Underwater Treadmill Benefits
Over the years there has been plenty of research done on underwater treadmills across several industries. Across health conditions and industries, underwater treadmills have a multitude of benefits.
Benefits of Underwater Treadmills
Underwater Running Reduces Muscle Soreness
Recovery is essential for all active individuals regardless of their level of activity. However, for competitive athletes specifically, recovery and reduced muscle soreness can be the difference in a win or a loss. For high-performing individuals, having an effective method for decreasing muscle soreness, decreasing time in between hard training sessions and decreasing recovery time frames is essential.
In a study conducted by The Department of Health & Kinesiology at Texas A&M, it was determined if short duration aquatic treadmill running reduces muscle soreness following intense sprint exercise in male athletes.
The study consisted of twenty trained men randomly divided in two groups; an aquatic underwater treadmill recovery group and a passive recovery group. After a 10 minute dynamic warm-up, the 20 participants performed sixteen 110 yard cutback runs with a sprint of 60 yards, change of direction and then a return sprint of 50 yards. After completing the 16 sprints, the aquatic treadmill recovery group performed underwater treadmill running on the HydroWorx underwater treadmill at 5mph for 10 minutes. The passive recovery group did not perform any type of recovery activity.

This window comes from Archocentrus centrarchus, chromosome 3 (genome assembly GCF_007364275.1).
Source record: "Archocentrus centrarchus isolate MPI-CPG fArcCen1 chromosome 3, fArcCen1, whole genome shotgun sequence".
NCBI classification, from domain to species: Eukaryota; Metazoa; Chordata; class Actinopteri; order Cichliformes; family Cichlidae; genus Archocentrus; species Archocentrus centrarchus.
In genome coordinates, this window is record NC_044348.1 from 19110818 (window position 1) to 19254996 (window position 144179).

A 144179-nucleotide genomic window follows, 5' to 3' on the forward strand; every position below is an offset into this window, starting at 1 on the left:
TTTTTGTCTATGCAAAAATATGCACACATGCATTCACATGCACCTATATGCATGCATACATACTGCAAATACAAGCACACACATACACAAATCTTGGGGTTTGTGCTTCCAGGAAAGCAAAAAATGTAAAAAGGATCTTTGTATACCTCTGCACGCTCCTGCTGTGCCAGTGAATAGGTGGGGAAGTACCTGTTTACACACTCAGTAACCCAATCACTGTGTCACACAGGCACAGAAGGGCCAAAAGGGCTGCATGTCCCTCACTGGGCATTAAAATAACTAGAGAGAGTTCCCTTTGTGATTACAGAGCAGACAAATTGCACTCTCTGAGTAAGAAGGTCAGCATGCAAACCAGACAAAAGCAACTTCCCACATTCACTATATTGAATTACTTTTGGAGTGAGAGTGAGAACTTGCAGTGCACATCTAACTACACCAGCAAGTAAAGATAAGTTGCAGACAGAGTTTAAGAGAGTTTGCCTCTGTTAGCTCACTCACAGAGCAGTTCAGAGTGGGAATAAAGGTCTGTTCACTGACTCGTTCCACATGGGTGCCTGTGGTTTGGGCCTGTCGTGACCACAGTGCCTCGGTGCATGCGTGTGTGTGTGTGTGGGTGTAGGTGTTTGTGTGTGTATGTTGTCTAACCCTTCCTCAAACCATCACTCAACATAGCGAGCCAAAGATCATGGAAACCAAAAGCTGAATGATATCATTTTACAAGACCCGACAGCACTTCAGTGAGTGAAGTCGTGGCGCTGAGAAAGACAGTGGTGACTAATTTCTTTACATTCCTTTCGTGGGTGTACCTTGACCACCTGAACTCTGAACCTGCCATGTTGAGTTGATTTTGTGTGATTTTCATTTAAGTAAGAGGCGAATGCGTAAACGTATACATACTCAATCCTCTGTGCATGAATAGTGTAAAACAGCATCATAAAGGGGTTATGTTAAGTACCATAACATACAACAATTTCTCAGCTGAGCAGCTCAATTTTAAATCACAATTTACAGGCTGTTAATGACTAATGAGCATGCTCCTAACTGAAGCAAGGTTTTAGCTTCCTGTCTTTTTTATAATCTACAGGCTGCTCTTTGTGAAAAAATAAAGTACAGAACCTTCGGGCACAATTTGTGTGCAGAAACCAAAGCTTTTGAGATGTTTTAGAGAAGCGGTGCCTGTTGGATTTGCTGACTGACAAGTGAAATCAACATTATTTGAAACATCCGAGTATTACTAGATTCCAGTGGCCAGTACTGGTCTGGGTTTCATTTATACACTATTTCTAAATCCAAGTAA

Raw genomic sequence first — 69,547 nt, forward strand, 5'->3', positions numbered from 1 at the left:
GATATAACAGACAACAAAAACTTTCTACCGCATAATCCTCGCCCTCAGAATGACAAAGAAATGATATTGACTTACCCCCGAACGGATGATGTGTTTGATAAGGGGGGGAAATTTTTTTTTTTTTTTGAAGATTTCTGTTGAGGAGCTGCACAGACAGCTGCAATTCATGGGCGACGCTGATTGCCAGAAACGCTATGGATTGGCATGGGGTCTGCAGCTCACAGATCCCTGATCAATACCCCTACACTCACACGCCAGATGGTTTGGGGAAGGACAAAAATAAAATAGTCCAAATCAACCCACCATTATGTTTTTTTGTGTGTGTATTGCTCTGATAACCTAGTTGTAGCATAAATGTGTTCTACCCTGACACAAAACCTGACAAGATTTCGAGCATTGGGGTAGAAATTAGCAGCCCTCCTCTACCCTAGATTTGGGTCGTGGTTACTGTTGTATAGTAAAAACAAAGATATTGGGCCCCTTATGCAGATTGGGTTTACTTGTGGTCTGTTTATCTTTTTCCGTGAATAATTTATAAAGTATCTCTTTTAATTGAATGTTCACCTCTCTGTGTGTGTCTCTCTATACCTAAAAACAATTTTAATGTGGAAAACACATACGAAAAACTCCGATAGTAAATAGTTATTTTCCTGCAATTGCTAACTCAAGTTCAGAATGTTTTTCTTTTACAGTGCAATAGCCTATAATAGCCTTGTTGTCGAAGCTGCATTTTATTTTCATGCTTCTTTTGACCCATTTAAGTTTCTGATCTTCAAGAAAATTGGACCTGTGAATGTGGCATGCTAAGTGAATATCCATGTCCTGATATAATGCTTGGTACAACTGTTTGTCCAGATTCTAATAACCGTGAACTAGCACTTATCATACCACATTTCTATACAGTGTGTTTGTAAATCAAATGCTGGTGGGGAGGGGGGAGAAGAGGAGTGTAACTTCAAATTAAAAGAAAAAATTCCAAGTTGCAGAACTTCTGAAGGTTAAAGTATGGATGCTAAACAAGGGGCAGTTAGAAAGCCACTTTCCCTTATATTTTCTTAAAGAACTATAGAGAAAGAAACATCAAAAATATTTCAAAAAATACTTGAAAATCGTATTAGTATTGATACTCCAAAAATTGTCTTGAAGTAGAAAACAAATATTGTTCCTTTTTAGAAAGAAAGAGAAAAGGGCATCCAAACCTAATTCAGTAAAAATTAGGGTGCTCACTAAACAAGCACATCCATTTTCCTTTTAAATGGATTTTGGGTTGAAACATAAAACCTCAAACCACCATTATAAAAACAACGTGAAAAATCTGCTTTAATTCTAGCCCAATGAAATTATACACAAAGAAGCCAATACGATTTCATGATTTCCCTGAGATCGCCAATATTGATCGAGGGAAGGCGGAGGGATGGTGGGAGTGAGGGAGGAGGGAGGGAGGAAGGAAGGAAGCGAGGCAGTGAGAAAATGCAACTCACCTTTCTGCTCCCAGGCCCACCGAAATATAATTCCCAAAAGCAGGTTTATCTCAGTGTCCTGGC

Following the recovery time period, each individual ranked their perceived soreness levels on a scale of 1-10. In each area evaluated, the individuals who performed the aquatic treadmill recovery following the sprint workout experienced significantly less pain and soreness. The athletes ranked their level of soreness in their legs, back, hips and abdomen. The overall soreness scores following sprint exercise were lower by a total of 1.9.
The conclusion from the study suggests that aquatic treadmill running significantly reduces perceived muscle soreness and may enhance recovery following intense sprint exercise in trained men.
Underwater Treadmill Training Can Impact Blood Pressure
There are an estimated 67 million Americans who suffer from high blood pressure. Many struggle to find ways to improve their condition naturally, especially those that are typically sedentary. Though it may be known that exercise can help lower blood pressure, many are unable or unwilling to exercise on land. Many times land exercise can be painful or difficult for those that are overweight or suffer from comorbidities such as arthritis or chronic pain.
In a recent study we found that while all endurance exercise can reduce blood pressure (BP) and the body’s related stress responses, aquatic treadmill training can significantly reduce resting diastolic blood pressure more than land-based training.